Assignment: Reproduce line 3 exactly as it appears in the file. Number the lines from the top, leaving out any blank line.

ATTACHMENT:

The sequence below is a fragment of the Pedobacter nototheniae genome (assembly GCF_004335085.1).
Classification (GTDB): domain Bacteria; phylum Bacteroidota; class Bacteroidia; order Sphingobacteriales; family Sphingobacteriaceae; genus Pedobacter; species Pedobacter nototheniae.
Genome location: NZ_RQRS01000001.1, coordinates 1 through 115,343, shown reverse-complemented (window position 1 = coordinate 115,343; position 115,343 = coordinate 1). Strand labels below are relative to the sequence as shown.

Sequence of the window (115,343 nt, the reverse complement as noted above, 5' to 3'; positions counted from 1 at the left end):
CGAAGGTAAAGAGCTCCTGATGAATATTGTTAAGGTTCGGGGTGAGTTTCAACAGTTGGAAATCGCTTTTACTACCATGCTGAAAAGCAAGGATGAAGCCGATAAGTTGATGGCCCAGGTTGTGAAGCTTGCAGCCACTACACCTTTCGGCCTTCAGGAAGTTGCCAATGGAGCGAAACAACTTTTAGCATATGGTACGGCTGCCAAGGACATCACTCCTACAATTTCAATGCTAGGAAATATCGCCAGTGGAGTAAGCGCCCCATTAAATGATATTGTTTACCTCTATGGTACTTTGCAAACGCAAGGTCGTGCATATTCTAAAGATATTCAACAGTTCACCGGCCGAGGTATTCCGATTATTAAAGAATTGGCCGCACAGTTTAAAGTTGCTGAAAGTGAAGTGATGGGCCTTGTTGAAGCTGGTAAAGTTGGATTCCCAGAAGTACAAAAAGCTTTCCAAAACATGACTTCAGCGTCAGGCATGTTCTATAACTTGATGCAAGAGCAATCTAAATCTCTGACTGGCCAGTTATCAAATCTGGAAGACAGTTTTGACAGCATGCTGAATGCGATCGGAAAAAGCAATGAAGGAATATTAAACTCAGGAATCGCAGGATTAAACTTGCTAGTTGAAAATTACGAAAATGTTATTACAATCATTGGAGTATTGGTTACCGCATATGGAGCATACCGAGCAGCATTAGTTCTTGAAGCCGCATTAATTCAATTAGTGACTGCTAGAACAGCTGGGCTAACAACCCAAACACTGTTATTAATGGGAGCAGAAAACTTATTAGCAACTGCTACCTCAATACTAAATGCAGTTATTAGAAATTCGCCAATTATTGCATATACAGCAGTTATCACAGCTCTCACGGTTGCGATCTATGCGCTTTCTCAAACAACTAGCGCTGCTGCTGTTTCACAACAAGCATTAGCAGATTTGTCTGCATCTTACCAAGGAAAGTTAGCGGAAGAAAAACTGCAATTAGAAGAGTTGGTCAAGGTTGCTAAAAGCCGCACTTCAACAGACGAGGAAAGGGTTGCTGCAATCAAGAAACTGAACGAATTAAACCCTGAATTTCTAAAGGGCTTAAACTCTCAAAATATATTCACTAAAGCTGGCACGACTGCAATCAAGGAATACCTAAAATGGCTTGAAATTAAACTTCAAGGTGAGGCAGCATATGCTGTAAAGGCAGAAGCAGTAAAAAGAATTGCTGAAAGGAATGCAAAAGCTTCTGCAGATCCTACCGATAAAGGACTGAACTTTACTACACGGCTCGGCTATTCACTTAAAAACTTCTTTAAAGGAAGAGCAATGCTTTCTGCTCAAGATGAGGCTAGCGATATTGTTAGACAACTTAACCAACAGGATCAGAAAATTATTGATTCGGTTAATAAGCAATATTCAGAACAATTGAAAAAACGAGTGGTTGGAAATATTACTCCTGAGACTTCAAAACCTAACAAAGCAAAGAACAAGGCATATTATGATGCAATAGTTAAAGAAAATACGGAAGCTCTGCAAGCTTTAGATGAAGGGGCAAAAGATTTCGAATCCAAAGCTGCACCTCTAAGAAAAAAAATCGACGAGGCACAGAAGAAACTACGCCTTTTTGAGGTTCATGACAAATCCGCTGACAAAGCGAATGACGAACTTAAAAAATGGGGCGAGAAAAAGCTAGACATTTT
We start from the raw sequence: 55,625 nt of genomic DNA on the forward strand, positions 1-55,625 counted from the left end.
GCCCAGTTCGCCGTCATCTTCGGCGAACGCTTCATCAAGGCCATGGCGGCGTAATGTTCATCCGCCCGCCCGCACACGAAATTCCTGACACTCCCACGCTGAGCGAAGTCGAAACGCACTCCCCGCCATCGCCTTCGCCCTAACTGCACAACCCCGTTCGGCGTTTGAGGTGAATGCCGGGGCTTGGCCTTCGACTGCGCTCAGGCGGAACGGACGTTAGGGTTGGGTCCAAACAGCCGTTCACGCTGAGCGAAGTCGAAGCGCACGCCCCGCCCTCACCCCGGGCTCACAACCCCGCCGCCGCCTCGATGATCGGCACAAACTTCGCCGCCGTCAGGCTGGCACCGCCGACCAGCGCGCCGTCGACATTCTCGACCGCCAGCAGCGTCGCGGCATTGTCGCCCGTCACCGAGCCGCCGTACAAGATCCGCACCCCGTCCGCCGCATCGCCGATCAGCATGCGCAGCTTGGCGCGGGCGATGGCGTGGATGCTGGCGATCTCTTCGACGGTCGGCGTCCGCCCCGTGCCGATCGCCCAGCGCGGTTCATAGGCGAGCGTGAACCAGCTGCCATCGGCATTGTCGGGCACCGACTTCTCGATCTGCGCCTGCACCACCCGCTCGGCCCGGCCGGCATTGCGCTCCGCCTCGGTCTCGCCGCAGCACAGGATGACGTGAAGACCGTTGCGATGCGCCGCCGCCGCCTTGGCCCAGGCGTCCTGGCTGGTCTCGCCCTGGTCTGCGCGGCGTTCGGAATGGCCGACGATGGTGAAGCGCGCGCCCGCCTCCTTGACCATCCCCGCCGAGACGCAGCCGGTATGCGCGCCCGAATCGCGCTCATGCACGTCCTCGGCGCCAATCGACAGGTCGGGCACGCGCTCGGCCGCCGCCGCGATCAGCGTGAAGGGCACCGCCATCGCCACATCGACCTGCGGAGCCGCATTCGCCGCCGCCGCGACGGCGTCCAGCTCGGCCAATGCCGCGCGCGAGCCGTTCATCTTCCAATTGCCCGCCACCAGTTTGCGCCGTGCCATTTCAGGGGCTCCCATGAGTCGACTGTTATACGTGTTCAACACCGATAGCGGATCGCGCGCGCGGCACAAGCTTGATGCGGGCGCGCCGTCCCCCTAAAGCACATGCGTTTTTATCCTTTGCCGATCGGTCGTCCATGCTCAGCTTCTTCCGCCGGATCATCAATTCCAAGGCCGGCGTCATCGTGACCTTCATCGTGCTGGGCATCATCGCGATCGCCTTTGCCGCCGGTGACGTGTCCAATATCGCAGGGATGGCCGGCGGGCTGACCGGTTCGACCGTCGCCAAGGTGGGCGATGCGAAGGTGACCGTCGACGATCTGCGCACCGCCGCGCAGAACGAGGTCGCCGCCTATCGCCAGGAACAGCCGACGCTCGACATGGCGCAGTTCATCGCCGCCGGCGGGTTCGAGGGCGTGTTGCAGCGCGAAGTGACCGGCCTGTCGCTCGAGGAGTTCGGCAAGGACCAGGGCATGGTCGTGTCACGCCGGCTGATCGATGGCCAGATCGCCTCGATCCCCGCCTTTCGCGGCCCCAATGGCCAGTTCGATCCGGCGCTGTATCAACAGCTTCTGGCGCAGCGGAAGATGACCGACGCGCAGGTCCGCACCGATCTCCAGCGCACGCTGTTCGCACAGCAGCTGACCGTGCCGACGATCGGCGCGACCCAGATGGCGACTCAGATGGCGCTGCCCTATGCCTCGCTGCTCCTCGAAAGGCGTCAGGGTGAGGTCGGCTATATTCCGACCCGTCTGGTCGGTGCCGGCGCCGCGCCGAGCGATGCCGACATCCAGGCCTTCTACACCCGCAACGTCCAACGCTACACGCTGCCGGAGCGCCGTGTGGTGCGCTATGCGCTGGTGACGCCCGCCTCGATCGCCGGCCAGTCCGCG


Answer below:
Genome location: NZ_RQRS01000001.1, coordinates 1 through 115,343, shown reverse-complemented (window position 1 = coordinate 115,343; position 115,343 = coordinate 1). Strand labels below are relative to the sequence as shown.